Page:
The most valuable form of jadeite is known as imperial jade. It is a vivid emerald green color and comes from Myanmar. The Emerald Buddha, a sacred image that is enshrined at Wat Phra Kaeo in Bangkok, Thailand, is actually beautiful green jadeite. A leek green variety called "Russian Jade" is found near Lake Baikal in Russia. In addition to Myanmar, small quantities of jadeite can be found in Mexico and Central and South America, while nephrite is mined in Australia, Canada, Taiwan and the United States.
In ancient China, Jade was thought to preserve the body after death and was placed in emperors' tombs. One tomb contained an entire suit made of jade, thought to assure the physical immortality of its owner. In Central America, the Olmecs, Mayans and Toltecs also treasured jade and used it for carvings and masks. In Europe, although prehistoric axes and blades carved from jade have been found by archeologists, the gemstone was not popular for jewelry use until the sixteenth century when jade objects were imported from China and, later, Central America. The Portuguese brought home jade pieces from their settlement in China and called jade “piedre de ilharga,” which meant “stone of the loins” because they believed it to be strong medicine for kidney ailments. Jade objects brought to Spain were called by the Spanish version of this phrase, “piedra de hijada.” This became the French word “ejade,” which led to the English word jade.
Known for over 7,000 years, jade was first valued for its hardness, which made it a useful stone for constructing tools and weapons. In ancient Egypt, jade was appreciated as the stone of balance, inner peace and great affection. In China, jade plays a significant role symbolizing goodness, wisdom, courage, justice, modesty and compassion. The Chinese use the gemstone for creating praiseworthy objects, religious figures and esteemed furnishings for the imperial family. Today the gemstone has gained popularity across the world, admired for its symbolism, historical significance and beauty.
Often referred to as the “Queen of Garnets,” rhodolite is the violet-red variety of the garnet family. Its most prized color is a beautiful raspberry, but the gem can also be found in shades of pink, red and wine. The name is derived from the Greek words “rhodon” and “lithos,” meaning rose-stone, which connects the gemstone today with the raspberry-pink flower known as the rhododendron.
Rhodolite is a combination of almandine and pyrope garnets. Although it is occasionally found in volcanic rock, the stone is most often found in alluvial deposits in the form of water-worn pebbles. For this reason, large solitaires weighing 5.00ct or more are seldom seen at retail. Most rhodolite is mined in Sri Lanka, Tanzania and Zimbabwe. It ranks a 7.5 on the Mohs Scale and is ideal for jewelry.
The ancients wore rhodolites as amulets for protection from injury or death in battles. Modern folklore says rhodolite can help one understand dreams, as well as bring about love and devotion when given as a gift.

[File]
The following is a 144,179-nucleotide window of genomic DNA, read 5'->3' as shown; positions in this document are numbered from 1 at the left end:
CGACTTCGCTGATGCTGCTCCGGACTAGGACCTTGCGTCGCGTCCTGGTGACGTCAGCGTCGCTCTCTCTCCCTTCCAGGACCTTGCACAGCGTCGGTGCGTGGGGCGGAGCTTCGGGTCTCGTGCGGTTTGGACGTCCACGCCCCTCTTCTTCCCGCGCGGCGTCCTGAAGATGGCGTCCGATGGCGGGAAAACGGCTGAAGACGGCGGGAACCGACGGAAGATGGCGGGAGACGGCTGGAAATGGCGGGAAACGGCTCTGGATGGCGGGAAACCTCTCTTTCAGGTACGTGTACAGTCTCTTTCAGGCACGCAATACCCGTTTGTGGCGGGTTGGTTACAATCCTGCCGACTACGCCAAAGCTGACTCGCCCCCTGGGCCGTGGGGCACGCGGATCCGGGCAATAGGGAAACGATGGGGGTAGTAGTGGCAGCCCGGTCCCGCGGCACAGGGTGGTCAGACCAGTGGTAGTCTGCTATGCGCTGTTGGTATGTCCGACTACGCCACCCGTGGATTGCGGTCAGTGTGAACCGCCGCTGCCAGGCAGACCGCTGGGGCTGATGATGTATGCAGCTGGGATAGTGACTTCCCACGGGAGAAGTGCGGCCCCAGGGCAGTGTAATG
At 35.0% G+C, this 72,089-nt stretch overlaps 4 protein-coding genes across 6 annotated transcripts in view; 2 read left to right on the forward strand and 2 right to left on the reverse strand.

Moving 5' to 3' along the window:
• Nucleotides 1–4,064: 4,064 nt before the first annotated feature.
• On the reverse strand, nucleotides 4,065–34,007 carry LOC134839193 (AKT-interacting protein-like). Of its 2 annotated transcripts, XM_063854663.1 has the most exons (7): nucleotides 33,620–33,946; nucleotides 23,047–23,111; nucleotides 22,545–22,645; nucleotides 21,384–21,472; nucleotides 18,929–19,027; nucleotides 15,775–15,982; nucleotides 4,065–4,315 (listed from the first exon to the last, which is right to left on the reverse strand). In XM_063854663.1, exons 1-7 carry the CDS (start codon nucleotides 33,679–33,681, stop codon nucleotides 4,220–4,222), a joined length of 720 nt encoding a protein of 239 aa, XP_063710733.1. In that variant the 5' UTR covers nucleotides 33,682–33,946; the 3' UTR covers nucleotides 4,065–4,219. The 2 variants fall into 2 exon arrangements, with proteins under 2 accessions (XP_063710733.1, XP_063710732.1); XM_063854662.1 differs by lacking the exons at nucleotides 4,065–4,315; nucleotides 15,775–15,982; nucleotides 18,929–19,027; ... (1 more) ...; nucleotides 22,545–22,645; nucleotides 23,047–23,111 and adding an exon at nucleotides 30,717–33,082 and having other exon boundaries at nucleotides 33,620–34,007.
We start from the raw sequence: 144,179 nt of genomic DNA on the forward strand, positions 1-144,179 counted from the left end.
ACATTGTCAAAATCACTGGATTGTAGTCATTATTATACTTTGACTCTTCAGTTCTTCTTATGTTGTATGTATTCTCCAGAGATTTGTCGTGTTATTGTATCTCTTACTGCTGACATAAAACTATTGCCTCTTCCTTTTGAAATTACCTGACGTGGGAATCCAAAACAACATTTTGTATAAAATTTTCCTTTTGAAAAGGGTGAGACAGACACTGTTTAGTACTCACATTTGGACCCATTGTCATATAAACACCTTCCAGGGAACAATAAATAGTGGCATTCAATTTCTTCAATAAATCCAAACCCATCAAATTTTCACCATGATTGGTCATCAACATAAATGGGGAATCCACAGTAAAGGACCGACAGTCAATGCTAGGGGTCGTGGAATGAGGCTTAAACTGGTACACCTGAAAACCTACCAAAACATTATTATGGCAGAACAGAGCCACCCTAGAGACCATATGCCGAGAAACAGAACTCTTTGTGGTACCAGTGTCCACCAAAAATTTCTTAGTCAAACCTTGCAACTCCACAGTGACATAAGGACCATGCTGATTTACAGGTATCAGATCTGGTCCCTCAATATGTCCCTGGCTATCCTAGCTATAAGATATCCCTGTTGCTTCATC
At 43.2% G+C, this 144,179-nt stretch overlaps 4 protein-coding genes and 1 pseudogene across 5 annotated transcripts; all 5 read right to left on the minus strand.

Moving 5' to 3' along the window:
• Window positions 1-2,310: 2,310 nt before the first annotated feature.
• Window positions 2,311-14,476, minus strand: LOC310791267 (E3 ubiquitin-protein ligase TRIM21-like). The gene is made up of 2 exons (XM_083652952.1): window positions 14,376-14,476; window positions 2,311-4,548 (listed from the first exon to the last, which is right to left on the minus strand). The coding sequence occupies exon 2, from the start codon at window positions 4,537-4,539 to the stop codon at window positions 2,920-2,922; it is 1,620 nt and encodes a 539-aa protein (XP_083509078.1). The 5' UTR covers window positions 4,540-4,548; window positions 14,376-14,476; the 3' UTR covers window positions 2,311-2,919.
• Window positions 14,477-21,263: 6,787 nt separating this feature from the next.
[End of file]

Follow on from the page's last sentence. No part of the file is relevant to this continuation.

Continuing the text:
Tiger’s eye received its name because it has rich yellow and golden brown bands resembling an eye of a tiger. The stone is a common form of brown quartz that has parallel stripes and lustrous colors. It comes in various, luminous shades of light or dark brown due to iron oxides. Tiger’s eye has the property of chatoyancy, meaning that when cut into a cabochon, it can shine with only a small ray of light on its surface, much like the eyes of a cat.
Also called crocidolite cat’s-eye or African cat’s-eye, the gem has a hardness of 7.0 on the Mohs Scale. Its most important deposit is in South Africa, though it is also found in western Australia, Myanmar (formerly Burma), India and California. Tiger’s eye has recently become a modern anniversary gemstone for the 9 th year of marriage.
Roman soldiers wore tiger’s eye for protection in battle and the stone is said to enhance courage and bring physical strength. Tiger’s eye is also believed to offer protection during travel and dispel negative energies. The gem is said to strengthen confidence, willpower and convictions, which in turn help people to accomplish goals, increase wealth and achieve a joyful outlook. Tiger’s eye is thought to help people recognize their inner power, leading them to attain their dreams and bring passion and vitality to their lives.
Perhaps tiger’s eye’s greatest folklore is that it is believed to promote mental clarity and balance. The gem is said to focus the mind and teach people to see with the eye of the tiger, clearly and without illusion. It is believed that tiger’s eye’s soothing vibrations can generate a calming effect that diminishes unclear thinking. The stone’s subtle energies are thought to bring order, stability and discipline to life. Tiger’s eye is closely attuned to Earth energies, but its yellow highlights are linked to the sun. Because it is believed to be a bridge between Earth and sky, it is considered a tool for balance between the physical and the spiritual. As a link between Father Sky and Mother Earth, the stone’s influence is thought to be one of harmony between yin and yang.